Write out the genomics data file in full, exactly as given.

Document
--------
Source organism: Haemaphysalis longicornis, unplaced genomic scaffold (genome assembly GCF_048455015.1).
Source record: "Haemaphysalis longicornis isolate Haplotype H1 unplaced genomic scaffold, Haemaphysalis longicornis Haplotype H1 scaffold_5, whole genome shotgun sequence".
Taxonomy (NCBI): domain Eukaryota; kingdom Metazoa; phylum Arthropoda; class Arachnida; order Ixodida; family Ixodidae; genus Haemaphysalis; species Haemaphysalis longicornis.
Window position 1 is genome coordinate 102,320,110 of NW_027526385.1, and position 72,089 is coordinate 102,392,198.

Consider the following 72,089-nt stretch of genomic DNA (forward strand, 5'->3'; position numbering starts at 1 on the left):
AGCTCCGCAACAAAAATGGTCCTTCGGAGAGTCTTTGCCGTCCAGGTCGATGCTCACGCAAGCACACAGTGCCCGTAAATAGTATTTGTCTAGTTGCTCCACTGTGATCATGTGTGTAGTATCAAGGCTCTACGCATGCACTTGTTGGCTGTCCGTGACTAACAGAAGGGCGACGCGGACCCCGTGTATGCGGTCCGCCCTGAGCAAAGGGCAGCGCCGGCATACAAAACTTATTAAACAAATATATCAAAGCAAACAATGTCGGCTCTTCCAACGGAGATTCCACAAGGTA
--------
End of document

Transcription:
Source organism: Haemaphysalis longicornis, unplaced genomic scaffold (genome assembly GCF_048455015.1).
Source record: "Haemaphysalis longicornis isolate Haplotype H1 unplaced genomic scaffold, Haemaphysalis longicornis Haplotype H1 scaffold_5, whole genome shotgun sequence".
Taxonomy (NCBI): domain Eukaryota; kingdom Metazoa; phylum Arthropoda; class Arachnida; order Ixodida; family Ixodidae; genus Haemaphysalis; species Haemaphysalis longicornis.
Window position 1 is genome coordinate 102,320,110 of NW_027526385.1, and position 72,089 is coordinate 102,392,198.

Consider the following 72,089-nt stretch of genomic DNA (forward strand, 5'->3'; position numbering starts at 1 on the left):
AGCTCCGCAACAAAAATGGTCCTTCGGAGAGTCTTTGCCGTCCAGGTCGATGCTCACGCAAGCACACAGTGCCCGTAAATAGTATTTGTCTAGTTGCTCCACTGTGATCATGTGTGTAGTATCAAGGCTCTACGCATGCACTTGTTGGCTGTCCGTGACTAACAGAAGGGCGACGCGGACCCCGTGTATGCGGTCCGCCCTGAGCAAAGGGCAGCGCCGGCATACAAAACTTATTAAACAAATATATCAAAGCAAACAATGTCGGCTCTTCCAACGGAGATTCCACAAGGTA